If Milligan hadn't been able to go to Girard, one wonders if he would have had any chance in life. He might have wound up as a waif on the streets of Philadelphia or just as bad in a sweatshop never getting an education and a chance to exhibit his skills as a baseball player. Grateful for the opportunities and education he received at Girard, he returned whenever he could, especially to celebrate Founder's Day. He would ask a pitcher on the Girard team to throw him some pitches that he would (to the delight of the boys watching) deposit over a wall 350 feet away and ten feet high. Though a big man for those days (6'1" and 190 pounds) and made strong by his days as a blacksmith's apprentice, he was a gentle and loving husband and father to his wife and children and a doting grandfather.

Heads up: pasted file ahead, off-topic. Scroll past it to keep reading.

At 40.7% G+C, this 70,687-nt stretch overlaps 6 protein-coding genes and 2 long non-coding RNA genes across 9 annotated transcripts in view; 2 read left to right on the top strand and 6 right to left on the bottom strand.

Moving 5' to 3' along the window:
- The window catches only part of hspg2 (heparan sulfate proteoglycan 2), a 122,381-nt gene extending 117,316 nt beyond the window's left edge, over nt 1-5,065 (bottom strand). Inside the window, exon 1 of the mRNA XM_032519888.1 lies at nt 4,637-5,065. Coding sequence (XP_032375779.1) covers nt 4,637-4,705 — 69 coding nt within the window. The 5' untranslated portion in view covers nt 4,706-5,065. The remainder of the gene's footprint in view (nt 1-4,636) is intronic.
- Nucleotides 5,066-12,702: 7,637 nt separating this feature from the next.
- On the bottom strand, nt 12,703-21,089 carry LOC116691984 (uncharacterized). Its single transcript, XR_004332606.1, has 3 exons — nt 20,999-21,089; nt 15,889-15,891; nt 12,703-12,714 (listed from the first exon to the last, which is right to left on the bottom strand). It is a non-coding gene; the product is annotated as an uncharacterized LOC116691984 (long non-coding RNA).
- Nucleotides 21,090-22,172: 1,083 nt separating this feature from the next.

John Milligan was lucky to attend Girard College and receive the care one needs to prepare for life as an adult. But much credit has to go to the boy and man himself. Deep down in his psyche he found the courage to overcome the tragedies that befell him as a child and go on to a productive life. Perhaps there is no tragedy in death when one has faced life and dealt with it with courage. John Jocko Milligan found the courage.

Sources

Girard College Archives.

James, Bill. The New Bill James Historical Baseball Abstract. New York: The Free
Press, 2001.

John (Jocko) Milligan File at National Baseball Hall of Fame and Museum in
Cooperstown, New York.

Thomas, Joan M., and Frederick Ivor-Campbell. "John Milligan." Baseball's First
Stars.
Eds. Frederick Ivor-Campbell, Robert L. Tiemann, and Mark Rucker.
Cleveland: Society for American Baseball Research, 1996.